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Episode 07

Tess & Ravi

Adam and Rob discuss your favourite times of day. Also, Tess and Ravi talk about something British people love, but most people hate!

Transcripts

Adam and Rob

Both: Hello!

Adam: I’m Adam.

Rob: And I’m Rob.

Adam: Welcome back, Rob.

Rob: Thanks very much.

Adam: How was your trip?

Rob: It went very well, thank you. And welcome listeners to Episode 7 of LearnEnglish Elementary Podcasts. Once again, thanks for all your comments – great to read them as usual.

Adam: You remember that we asked you about your favourite time of day. I said that my favourite time was night. A few of you agreed: Yakup in Turkey, Madera in Russia who likes to go dancing at night and Sergio in Italy who said:

I love the night too, Adam, even though it's not healthy... After spending a day working, eventually the night is my own time in which, when my wife and my daughter sweetly sleep, I can read what I want, listen to my favourite music, write my physics books, watch sci-fi movies and so on... To wake up in the morning become really tough, but this is the way I feel alive!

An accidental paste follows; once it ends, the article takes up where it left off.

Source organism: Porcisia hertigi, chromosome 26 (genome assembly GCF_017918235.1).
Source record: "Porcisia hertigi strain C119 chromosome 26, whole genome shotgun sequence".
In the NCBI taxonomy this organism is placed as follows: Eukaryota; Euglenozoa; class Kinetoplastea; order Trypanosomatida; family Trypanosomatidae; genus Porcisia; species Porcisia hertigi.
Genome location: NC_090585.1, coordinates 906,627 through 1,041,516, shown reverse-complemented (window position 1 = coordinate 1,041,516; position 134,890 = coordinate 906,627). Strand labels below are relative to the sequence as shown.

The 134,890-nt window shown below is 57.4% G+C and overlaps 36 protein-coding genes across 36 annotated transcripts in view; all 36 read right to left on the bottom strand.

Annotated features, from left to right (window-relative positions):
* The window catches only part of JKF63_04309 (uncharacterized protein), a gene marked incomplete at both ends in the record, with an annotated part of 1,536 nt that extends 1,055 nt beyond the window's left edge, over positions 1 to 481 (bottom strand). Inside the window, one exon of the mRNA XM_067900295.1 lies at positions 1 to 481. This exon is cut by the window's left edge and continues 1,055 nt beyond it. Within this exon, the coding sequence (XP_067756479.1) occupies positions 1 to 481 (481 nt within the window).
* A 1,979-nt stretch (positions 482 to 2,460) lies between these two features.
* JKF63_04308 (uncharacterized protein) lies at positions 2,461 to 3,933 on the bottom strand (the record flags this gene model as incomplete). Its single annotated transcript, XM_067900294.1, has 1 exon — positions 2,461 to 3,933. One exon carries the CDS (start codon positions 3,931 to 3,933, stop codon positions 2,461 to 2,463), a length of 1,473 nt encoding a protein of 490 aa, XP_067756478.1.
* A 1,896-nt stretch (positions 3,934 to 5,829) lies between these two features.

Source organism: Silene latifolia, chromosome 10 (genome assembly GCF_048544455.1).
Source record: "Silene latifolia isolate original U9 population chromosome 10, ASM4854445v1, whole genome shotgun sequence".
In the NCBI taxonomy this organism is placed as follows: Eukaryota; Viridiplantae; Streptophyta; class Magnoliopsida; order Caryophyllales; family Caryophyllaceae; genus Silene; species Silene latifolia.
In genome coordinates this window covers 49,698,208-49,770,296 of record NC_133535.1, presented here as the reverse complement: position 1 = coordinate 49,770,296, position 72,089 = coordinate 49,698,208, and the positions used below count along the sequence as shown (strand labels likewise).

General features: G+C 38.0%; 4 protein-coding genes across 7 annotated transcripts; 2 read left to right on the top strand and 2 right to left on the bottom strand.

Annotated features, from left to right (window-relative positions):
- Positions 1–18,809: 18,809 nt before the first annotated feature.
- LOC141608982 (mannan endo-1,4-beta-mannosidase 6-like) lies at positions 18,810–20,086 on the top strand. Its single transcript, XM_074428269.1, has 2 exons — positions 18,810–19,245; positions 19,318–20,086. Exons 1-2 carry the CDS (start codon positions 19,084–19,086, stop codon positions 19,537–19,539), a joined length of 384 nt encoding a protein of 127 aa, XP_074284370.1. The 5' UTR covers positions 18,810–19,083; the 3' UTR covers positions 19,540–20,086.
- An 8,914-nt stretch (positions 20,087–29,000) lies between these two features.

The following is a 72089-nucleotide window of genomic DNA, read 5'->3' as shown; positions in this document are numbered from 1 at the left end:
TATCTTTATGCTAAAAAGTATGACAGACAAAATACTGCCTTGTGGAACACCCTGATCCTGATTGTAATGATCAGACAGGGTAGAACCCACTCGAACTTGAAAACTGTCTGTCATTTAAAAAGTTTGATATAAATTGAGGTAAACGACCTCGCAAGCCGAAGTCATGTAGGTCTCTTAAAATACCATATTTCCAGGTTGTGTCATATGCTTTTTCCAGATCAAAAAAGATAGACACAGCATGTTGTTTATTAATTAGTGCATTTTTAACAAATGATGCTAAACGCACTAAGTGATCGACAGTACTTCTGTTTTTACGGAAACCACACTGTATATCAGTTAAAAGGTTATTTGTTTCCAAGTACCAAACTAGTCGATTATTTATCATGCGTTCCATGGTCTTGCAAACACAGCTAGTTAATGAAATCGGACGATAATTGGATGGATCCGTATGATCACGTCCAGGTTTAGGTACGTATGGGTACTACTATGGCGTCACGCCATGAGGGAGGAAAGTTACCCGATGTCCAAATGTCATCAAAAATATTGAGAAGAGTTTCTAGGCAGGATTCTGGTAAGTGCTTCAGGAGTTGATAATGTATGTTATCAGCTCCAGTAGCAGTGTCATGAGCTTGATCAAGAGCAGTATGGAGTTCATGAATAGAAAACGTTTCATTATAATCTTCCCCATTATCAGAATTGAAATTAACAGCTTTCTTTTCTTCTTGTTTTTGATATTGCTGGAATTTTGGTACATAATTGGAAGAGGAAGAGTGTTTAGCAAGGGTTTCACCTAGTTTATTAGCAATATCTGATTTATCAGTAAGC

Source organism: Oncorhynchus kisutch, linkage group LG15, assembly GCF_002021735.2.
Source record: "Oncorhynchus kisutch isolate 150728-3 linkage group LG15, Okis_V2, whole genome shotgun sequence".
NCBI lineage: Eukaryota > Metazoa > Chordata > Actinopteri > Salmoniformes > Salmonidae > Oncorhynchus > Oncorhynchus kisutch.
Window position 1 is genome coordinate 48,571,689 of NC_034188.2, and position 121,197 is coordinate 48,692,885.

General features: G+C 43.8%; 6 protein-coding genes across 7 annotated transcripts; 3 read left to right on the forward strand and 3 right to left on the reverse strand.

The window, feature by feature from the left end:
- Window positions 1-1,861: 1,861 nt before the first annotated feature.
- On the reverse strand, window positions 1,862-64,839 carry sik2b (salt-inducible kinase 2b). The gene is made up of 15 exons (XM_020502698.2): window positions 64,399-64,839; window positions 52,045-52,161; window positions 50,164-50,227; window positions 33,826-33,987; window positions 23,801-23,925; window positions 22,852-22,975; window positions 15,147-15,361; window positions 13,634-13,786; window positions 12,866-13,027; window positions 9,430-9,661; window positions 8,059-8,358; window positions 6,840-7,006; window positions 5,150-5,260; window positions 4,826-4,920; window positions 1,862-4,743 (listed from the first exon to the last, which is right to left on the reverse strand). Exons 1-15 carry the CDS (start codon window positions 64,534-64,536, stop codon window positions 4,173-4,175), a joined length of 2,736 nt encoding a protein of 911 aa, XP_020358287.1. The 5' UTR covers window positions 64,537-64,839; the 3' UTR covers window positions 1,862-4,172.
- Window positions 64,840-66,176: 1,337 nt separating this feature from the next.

Rob: That’s a very nice comment, Sergio. But you’re in the minority – there are more people who prefer the morning. Too many to mention all of you, but let’s have a look at some of them. Emin in Turkey says:

It’s the very early morning, when most people are asleep and there is a soothing and peaceful silence. It's a little difficult to wake up very early, but I think there is no moment in the world that makes me feel better than that.

Adam: Lamai in Thailand agrees:

My happiest time of the day is in the morning, I get up at 5.30 am, with the singing of the birds in the trees near my house and then with a cup of coffee, I walk in my garden, fresh and at peace.

Sounds lovely.